He was also saying, “How can we show what the kingdom of God is like, or what parable can we use to describe it? It is like a mustard seed planted in the ground. Although it is the smallest of all the seeds on earth, when it is planted it comes up and becomes larger than all the garden plants. It grows such large branches that the birds in the sky can nest in its shade.”

With many other parables like these, Jesus kept speaking his message to them according to their ability to understand. He did not tell them anything without using a parable, though he explained everything to his disciples in private.

Personal Narrative

Mark's Story of JesusMy dad was a barber in a small town in Central Florida. When customers came in for a haircut, he had a captive audience. He had the only barbershop in our small town that was air-conditioned. This attracted folks to come in and sit to cool off on those hot and muggy Florida days. Some just came and sat while he gave a haircut and listened to the stories that he would spin about the trips that he had taken with his family. If anyone ever wondered what his family was like, they could learn a lot by just listening to his stories. He also told stories of things that happened to him as a barber like having a customer die in his chair between the time he turned to set his electric razor down and pick up his scissors. In that brief moment, the customer moaned and was gone. He never told the story quite the same way but the essence of it was always there: customer in his chair, a razor to scissors, moan, dead. Stories are the spice of life. In this section, Mark shows Jesus telling stories about the kingdom of God. So, if one wants to know what the rule of God is like, one can learn it from the stories about God’s rule.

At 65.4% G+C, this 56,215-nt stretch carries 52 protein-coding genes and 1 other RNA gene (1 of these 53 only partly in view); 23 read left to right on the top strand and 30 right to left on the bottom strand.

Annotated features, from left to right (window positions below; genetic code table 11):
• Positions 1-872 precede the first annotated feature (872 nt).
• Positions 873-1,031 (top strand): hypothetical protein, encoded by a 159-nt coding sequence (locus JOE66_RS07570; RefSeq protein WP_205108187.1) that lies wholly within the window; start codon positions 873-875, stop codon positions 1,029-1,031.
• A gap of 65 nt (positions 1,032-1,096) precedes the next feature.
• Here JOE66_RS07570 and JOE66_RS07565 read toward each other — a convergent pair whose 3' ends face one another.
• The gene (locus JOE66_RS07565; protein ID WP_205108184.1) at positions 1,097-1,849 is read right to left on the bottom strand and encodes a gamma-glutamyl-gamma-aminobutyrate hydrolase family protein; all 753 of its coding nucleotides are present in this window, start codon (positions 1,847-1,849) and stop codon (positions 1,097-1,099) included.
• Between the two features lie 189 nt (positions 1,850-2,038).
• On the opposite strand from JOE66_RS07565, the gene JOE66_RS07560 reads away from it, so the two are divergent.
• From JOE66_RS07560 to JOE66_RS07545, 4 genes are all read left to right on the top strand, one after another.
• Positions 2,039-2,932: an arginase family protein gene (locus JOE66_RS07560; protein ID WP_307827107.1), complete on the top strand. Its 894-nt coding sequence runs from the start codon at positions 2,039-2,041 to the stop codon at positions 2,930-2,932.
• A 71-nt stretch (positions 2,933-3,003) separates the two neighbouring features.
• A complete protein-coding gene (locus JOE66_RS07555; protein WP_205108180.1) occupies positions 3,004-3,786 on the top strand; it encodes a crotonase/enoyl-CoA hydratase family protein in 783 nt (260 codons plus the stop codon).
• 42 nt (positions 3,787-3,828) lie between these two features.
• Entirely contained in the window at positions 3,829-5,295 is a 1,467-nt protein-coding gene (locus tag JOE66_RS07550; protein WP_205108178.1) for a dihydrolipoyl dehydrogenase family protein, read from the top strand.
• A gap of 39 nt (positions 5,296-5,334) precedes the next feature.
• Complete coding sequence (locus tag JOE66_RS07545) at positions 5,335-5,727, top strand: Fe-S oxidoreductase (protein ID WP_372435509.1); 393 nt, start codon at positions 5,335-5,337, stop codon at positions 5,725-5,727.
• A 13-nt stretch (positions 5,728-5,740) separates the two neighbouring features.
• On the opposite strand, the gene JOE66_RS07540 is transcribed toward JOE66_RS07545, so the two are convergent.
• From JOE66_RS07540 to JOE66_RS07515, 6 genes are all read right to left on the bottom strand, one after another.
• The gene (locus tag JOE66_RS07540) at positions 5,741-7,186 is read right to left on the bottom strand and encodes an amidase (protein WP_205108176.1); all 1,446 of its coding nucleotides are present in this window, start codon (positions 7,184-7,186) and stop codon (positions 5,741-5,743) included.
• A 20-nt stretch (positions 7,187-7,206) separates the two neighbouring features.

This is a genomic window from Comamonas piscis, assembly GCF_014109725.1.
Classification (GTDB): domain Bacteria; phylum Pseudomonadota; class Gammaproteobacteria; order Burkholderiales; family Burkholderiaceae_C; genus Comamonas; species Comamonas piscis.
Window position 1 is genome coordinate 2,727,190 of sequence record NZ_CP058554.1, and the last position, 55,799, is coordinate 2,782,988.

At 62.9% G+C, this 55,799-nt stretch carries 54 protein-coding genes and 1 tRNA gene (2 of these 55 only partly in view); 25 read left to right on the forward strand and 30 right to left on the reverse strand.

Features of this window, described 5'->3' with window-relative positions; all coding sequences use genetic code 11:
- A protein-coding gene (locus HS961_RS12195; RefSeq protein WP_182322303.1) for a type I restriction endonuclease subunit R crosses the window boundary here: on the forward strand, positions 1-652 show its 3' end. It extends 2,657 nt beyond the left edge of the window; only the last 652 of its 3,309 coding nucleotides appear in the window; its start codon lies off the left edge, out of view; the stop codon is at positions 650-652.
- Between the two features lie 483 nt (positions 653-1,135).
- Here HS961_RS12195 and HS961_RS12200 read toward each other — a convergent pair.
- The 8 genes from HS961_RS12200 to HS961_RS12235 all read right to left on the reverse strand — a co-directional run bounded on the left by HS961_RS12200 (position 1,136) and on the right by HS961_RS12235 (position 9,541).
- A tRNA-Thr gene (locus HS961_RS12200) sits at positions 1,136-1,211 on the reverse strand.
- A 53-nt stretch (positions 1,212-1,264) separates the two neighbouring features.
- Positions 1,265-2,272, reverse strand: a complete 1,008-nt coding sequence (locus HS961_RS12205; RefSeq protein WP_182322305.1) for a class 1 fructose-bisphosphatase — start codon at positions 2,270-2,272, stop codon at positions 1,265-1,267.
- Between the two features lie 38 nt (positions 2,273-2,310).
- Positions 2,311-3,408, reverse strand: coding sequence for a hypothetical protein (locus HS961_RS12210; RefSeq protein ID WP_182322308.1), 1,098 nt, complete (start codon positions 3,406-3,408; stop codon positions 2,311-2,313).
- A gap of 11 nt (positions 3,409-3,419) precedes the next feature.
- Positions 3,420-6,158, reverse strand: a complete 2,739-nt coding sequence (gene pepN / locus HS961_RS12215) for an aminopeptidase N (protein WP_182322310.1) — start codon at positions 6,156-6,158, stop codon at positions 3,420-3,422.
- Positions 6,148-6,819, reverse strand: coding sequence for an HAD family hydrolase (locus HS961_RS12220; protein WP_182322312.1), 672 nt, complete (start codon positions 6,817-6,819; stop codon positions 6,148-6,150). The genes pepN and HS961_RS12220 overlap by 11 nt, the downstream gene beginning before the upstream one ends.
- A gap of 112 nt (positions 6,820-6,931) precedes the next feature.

Observing Mark’s Story

In Mark, Jesus previously told two short parables to make his point about binding the strong man. Now Jesus teaches about the kingdom of God in parables. He begins with the parable of the sower (Mark 4.1-20); then, the lamp on a stand (Mark 4.21-25); the growing seed (Mark 4.26-29); the mustard seed (Mark 4.30-32); and many parables (Mark 4.33-34).

Interpreting Mark’s Story

The Sower (4.1-9)

In Palestine, plowing came after sowing.

There are two concepts in this passage that are important: the act of sowing and receptivity. The parable of the sower is explained in 4.13-20 and should be understood against the background of agricultural life in first-century Palestine. The sower is not a careless person because he scatters the seed along the path, among the thorns, or on the ground that had no soil depth. He does so intentionally. The path that the villagers have made by walking and the thorns that lie withered in the soil will be plowed up to receive the seed. In Palestine, plowing came after sowing. This historical detail that plowing follows sowing is important for a correct interpretation of this parable. It serves to caution us that less attention should be given to the various kinds of soil, and more attention given to the act of sowing and reception. Thus, the act of sowing is the key to its understanding. This parable teaches that the rule of God was breaking into the world, just as the seed being sown was breaking into the soil.

A Difficult Passage (4.10-12)